Brothers: Boys Becoming Men
Tobey Maguire, Jake Gyllenhaal, Natalie Portman, # Bailee Madison, Mare Winningham
Portman, Maguire and Gyllenhaal aren’t always
known for their range as actors, and despite their best efforts, their boyish
looks have always betrayed them in the past. In Brothers, the trio joins hands to escape from the typecast pigeonhole
and come out victorious at the end.
The film is not about the recent war in
Afghanistan. As its title suggests, Brothers
is family drama with Cain-and-Abel siblings at its centre. Sam Cahill (Maguire)
is a Marine captain who is married to the beautiful Grace (Portman), with whom he has two daughters. Tommy Cahill (Gyllenhaal) just came
out of prison, and although he loves his brother, he can’t adjust to living in
his shadow. Sam goes back to Afghanistan and dies serving his country. Tommy
hesitantly steps up and supports his deceased brother’s family, and in doing
so, he becomes closer to his brother’s widow.
Brothers is a remake of a 2004 Danish film by the same name. Director Sheridan’s
talent lies in bringing out the subtleties and humanity of ordinary tales
without letting them escalade to melodrama. He chooses the right moments to
capture, he gets close to his characters, and he shows skill at directing
children. Brothers has all the makings
of a quality Sheridan film.
The actors’ rock-solid performances may
distract you from Brothers script shortcomings.
It’s remarkable how all the leads exercise restraint. Given the nature of the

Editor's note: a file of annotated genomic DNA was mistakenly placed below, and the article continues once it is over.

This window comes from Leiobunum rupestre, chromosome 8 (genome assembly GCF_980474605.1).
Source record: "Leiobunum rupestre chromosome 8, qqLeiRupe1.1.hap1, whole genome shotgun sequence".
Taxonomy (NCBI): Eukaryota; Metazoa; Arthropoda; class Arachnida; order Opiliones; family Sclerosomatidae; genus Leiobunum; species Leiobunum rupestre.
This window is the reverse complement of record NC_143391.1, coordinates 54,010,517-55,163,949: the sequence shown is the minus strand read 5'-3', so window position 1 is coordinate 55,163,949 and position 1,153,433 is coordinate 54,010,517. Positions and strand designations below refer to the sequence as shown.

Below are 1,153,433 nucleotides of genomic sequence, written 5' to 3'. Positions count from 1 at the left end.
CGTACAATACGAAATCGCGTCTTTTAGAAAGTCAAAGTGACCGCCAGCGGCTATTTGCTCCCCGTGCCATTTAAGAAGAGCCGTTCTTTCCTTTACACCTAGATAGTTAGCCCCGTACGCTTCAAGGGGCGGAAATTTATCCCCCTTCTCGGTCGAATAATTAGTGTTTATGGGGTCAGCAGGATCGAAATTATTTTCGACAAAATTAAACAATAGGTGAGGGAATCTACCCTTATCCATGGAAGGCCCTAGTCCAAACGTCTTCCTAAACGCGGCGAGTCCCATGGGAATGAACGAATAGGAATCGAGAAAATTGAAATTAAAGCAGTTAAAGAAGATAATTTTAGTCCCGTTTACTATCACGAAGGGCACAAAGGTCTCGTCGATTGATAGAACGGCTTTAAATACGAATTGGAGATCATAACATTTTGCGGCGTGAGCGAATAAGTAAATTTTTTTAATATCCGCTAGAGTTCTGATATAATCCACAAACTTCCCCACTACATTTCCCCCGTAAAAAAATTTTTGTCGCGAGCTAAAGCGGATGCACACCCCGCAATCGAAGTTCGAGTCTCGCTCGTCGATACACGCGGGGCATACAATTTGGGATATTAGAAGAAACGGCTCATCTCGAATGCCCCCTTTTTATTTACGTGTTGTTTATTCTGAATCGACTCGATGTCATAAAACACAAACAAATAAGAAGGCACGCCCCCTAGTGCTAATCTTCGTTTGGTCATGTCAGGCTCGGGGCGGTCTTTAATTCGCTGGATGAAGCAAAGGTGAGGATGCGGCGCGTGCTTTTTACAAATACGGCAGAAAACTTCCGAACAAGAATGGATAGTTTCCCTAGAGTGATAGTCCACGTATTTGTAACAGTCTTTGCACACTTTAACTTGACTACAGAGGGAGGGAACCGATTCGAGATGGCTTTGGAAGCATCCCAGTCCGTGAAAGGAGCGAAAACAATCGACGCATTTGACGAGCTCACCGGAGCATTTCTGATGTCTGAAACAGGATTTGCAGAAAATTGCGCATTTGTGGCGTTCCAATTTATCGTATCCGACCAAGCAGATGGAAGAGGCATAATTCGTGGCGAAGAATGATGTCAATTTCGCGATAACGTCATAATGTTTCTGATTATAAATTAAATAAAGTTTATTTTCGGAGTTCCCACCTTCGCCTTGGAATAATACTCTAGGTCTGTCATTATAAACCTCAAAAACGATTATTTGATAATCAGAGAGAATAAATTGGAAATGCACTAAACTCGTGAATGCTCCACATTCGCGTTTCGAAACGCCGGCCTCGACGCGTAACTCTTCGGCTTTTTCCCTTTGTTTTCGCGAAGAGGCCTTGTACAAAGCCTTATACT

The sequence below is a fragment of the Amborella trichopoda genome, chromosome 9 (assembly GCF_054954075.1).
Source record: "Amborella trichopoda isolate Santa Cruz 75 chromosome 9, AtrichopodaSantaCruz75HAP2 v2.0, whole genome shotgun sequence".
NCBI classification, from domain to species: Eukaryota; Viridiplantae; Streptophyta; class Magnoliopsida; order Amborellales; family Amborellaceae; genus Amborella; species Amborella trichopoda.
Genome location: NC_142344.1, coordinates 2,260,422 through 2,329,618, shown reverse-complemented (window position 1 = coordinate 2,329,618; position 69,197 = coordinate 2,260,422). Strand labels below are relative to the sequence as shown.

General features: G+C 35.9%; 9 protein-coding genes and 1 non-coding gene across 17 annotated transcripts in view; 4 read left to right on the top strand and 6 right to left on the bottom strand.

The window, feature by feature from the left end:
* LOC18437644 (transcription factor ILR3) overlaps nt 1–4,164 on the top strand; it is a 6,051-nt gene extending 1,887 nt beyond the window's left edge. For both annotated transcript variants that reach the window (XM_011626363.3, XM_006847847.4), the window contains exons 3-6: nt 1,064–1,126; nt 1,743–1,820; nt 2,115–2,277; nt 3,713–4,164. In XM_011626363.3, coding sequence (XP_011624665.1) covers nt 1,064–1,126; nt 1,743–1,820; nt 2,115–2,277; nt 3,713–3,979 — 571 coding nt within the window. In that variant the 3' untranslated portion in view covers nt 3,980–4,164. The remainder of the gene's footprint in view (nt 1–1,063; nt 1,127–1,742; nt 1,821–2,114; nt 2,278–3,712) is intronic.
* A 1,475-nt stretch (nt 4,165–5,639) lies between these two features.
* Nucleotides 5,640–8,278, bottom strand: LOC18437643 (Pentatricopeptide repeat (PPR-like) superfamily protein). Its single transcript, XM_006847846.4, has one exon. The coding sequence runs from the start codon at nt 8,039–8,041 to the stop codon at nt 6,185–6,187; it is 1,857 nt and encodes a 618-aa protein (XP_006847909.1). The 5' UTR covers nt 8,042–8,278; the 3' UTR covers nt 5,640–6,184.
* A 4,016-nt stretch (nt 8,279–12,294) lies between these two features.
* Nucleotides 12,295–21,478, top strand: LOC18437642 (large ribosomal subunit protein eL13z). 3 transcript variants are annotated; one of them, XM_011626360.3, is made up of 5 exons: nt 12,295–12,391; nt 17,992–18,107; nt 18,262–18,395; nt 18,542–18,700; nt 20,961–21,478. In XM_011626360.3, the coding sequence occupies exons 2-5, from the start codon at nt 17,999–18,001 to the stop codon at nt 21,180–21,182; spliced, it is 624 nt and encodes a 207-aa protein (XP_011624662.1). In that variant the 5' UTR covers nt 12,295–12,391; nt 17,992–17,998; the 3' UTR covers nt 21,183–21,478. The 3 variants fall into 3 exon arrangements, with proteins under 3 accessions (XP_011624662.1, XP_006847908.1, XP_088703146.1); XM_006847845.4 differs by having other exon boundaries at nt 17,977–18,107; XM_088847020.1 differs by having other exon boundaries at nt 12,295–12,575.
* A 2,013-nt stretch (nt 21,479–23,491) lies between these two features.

source material, this could have easily played like an endless
best-actor-montage at the Oscar; filled with speeches, tears and moments spent staring
into an emotional abyss. However, all the leads play their parts with veteran
skill. On the supporting side, Shepard’s turn as the father is truly touching.
You can feel the consequences of his favouritism while raising the brothers; he
delivers every line, expression and shudder with insightful weight.
However, the film’s weaknesses come to haunt
it at the end. Brothers did a great
job of breathing realism into the characters and story; but the film is staged
more like a play, and by the end the plot has nowhere to go but to a theatrical
climax. It doesn’t ruin the experience; but it might remind you that you’re
watching a dramatization of life, not a reflection of it.
Brothers is one step away from being a great film, and it will remind you that millions
of dollars spent on CGI can never recreate humanity.